TRENTON — The Trenton School Committee met online Tuesday and largely discussed the 2022 budget, plans to incorporate solar energy and plans to respond to the School Evaluations Options Committee (SEOC) report.
The SEOC is comprised of Trenton community members who are concerned at the rising school costs, which are in turn raising property taxes. The group worked to compile research and develop cost-saving options for the school to consider.
“Some of the information needs to be put in context, there’s also some recommendations that need to be considered,” said AOS 91 Superintendent Marc Edward Gousse.
Gousse emphasized the importance in coming up with a plan to move forward, as well as letting “the community know that we are always open to feedback, always open to looking within.”
The School Committee decided to begin drafting a response to the report to be ready by March at the latest when the school’s budget needs to be finalized.
The meeting also focused on preliminary budget numbers for 2022, which showed a significant carry-forward of $561,858. Most of the budget savings were COVID-19-related, committee Chairwoman Jennifer Bonilla explained.
“We’re seeing these savings because it was not in our control,” she said, adding that, “this carry-forward might not happen again next year because our kids are in school.”
Gousse noted that the discrepancy, although it showed savings, may still raise concern from taxpayers.
“Let’s make sure that whatever we do with resources, we work collaboratively to make sure that the impact to our communities is as leveled as possible. I can’t emphasize that enough,” he said.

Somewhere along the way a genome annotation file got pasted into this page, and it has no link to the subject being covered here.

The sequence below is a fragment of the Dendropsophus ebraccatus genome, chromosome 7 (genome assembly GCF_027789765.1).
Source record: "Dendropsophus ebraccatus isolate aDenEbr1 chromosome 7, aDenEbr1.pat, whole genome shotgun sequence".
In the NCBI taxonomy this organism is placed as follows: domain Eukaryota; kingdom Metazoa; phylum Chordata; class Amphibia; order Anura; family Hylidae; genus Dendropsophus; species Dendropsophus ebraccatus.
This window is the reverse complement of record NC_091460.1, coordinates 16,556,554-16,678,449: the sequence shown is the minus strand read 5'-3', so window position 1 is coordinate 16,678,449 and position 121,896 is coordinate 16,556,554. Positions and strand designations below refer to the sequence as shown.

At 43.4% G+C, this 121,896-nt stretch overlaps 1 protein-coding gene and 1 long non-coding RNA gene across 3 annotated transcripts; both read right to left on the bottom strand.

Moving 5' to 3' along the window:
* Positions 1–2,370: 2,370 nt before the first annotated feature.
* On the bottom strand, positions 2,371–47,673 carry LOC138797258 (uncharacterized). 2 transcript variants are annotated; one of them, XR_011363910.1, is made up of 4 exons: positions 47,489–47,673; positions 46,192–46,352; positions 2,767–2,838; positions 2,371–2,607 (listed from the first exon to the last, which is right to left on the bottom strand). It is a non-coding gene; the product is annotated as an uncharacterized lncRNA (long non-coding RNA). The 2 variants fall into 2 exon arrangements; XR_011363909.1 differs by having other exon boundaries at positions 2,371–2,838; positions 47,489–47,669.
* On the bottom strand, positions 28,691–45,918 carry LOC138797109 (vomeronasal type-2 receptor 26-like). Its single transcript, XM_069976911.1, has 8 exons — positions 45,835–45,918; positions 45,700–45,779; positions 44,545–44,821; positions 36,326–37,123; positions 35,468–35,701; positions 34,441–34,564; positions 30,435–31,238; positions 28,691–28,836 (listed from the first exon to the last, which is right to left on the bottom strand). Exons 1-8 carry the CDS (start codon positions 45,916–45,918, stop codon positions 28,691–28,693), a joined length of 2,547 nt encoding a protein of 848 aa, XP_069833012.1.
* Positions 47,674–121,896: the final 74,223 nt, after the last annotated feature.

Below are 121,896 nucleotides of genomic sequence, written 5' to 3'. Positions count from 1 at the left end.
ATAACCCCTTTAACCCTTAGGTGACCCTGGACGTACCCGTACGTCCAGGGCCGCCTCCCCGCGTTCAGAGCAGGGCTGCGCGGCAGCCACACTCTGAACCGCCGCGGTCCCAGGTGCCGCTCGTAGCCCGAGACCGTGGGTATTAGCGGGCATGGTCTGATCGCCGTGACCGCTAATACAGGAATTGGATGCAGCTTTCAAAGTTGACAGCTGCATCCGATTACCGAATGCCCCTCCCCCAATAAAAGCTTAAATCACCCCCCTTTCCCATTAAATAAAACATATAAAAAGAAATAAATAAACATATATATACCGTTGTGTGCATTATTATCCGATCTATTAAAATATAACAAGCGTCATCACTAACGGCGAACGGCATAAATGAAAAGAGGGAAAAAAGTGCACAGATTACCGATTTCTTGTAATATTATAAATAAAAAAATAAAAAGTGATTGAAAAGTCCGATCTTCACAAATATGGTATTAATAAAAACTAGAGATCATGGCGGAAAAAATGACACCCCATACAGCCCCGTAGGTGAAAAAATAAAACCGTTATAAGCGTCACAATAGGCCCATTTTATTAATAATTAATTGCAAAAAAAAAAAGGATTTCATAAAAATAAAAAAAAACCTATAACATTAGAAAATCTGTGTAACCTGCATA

Trenton Elementary School Principal Michael Zboray explained that the school saw $22,000 in special education tuition savings, largely due to fees not incurred when KidsPeace in Ellsworth began offering services remotely and did not perform all budgeted services. He explained that $39,000 in savings were from educational technician costs that were not used when the school was closed, as well as $10,000 in heating costs that were not needed when the building was closed.
Tuition savings of $162,000 made up the bulk of the savings in the budget. While Zboray noted he will look more deeply into the numbers, he reported that, “We lost a lot of students…who after the springtime moved.”
Approximately 20 students left the school, he said, adding that “there was a large group that moved out to different towns due to financial strain because of COVID. It was the largest number I’ve seen since being here.”
When talking about plans to incorporate solar energy into the school, Bonilla read a letter from Trenton resident Michael Gilmartin.
“I do want to stress the money being lost on electricity along with the increase in the cost of the roof repair is mounting every year we fail to act…this is not just about being green, it’s also about financial responsibility to the citizens of Trenton,” the letter stated.
Gousse voiced his support for Gilmartin’s concerns, stating that it is up to the committee to figure out how best to proceed.
“I cannot emphasize enough our commitment to eco-friendly systems and alternative energy,” he said, citing the solar project at Mount Desert Island High School.
Gousse recommended that the committee budget accordingly and make the project a capital expenditure.
“I think it’s fair to say there’s more competition out there,” Gousse said regarding obtaining bids for a solar project.